Massachusetts Senate passes bill ensuring stroke patients are taken to best hospital, not closest

BOSTON – The Massachusetts Senate voted on Thursday to support a bill that would ensure stroke patients get the best treatment as quickly as possible.

The bill, which passed in a 40-0 vote, would allow first responders to transport stroke patients to the facilities best-equipped to treat them, rather than the closest, ensuring they immediately get the care that could save their lives and prevent disability.

In Massachusetts, first responders are required by law to take stroke patients to the closest hospital, regardless of the stroke’s severity. Unfortunately, the closest hospital may not be the most appropriate hospital to treat them.

The legislation passed by the Senate on Thursday would ensure patients experiencing the most severe cases of stroke are triaged by ambulance crews and transported to hospitals capable of performing procedures to remove the blood clot causing the stroke, restore blood supply to the brain, and save threatened tissue.

These facilities, known as Level 1 Stroke Centers, are staffed with highly trained neuro-interventional care teams.

The state House of Representatives now has until July 31, the end of Massachusetts’s legislative session, to vote on the bill and send it to the governor’s desk for his signature.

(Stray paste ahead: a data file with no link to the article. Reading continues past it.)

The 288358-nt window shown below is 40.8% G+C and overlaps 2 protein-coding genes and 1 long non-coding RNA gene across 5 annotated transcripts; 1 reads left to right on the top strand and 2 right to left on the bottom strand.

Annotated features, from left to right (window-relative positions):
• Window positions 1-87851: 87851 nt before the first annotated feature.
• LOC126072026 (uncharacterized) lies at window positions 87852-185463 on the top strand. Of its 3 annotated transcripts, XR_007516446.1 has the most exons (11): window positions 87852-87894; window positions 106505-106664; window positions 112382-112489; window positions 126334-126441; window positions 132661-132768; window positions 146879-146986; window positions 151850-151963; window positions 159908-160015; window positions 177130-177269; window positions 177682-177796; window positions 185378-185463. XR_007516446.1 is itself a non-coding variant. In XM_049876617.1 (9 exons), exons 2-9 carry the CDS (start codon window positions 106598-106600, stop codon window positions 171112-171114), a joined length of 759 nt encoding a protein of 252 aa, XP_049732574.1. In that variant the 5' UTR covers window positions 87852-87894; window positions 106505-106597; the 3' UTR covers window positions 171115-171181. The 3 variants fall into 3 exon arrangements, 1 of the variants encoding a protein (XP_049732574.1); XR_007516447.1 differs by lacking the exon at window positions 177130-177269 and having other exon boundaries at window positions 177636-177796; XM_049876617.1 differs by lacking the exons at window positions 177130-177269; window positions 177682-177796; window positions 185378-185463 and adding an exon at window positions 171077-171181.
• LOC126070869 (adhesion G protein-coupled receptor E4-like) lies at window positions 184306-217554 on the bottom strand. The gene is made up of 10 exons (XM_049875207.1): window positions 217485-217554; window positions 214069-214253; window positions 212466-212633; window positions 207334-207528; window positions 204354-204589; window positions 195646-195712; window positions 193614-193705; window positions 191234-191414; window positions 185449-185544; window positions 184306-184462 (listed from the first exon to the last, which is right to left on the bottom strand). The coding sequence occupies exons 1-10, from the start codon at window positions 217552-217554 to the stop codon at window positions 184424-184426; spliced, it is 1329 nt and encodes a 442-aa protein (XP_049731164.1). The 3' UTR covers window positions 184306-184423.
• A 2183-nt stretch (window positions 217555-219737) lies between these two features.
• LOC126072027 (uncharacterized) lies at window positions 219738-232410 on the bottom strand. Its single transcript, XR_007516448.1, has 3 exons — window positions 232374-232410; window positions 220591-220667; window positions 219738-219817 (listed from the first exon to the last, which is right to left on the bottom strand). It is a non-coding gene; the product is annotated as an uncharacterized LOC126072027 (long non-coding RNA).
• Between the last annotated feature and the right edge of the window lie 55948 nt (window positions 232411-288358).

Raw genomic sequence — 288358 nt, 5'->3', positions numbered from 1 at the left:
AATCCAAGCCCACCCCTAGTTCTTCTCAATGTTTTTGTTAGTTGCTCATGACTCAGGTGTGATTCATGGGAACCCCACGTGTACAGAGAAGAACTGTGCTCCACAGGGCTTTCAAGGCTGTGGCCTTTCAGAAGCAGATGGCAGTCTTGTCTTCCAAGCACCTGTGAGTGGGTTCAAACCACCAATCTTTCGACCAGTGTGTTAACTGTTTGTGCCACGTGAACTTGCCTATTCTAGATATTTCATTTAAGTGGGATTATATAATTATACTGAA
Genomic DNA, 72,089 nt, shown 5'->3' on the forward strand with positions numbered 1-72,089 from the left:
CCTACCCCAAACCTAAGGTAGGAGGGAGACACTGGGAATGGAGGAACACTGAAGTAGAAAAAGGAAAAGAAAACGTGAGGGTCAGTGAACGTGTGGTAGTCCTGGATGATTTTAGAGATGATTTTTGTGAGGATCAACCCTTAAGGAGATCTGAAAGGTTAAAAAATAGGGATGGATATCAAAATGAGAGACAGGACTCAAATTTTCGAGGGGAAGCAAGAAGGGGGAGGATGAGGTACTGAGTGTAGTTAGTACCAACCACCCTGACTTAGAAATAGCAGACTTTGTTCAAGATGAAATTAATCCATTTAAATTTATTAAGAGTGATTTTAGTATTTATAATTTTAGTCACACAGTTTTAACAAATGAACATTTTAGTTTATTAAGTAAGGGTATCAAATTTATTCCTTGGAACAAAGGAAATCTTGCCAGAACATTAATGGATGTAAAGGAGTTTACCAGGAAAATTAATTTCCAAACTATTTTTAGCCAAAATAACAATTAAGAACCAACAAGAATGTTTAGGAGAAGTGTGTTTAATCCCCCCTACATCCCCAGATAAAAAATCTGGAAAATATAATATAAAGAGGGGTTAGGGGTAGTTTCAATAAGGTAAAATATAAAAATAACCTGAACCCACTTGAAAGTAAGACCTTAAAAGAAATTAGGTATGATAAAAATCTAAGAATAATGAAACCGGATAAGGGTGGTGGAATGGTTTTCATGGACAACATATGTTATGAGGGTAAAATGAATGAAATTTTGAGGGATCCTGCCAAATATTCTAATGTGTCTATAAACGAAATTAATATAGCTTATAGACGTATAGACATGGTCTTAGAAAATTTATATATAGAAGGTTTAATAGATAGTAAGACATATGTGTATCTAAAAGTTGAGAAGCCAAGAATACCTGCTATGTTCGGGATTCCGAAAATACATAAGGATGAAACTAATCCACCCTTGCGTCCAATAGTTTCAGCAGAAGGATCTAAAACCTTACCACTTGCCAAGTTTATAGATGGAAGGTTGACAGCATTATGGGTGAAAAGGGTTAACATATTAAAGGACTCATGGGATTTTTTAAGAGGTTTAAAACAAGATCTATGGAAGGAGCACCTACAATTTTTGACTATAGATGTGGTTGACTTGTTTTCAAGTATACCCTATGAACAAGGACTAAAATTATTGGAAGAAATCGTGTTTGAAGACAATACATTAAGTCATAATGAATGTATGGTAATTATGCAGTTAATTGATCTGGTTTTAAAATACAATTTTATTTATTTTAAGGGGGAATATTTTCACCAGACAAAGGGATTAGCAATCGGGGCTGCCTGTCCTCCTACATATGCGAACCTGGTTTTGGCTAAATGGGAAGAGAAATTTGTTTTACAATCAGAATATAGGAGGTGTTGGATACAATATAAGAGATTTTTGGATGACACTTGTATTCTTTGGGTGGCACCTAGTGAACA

“If you’re having a stroke, it’s critical that you get proper medical attention right away,” said Allyson Perron Drag, government relations director for the American Heart Association in Massachusetts. “Getting the right treatment immediately may minimize the long-term effects of a stroke and even prevent death. This bill will save lives and prevent disability.”

Sen. Mark C. Montigny

State Sen. Mark C. Montigny, a New Bedford Democrat and sponsor of the bill, called stroke a “chronic, deadly, and destructive disease that demands action from policymakers” in a statement released after Thursday’s vote.

“What is particularly troubling is that in many cases the death and disability is largely preventable,” said Montigny. “We must act now to implement necessary reforms so that our loved ones can receive the very best care and treatment. The things we can do now through this bill are pretty simple and reflect what many medical professionals agree are necessary to modernize our system of care. Lives are simply more important than the bottom line of any business or desire to maintain the status quo.”

Someone in the U.S. has a stroke every 40 seconds on average. In 2017, stroke accounted for about 1 of every 19 deaths nationally. In Massachusetts, stroke is the fifth leading cause of death, claiming 2,370 lives per year, according to the most recent data from the Massachusetts Department of Public Health.

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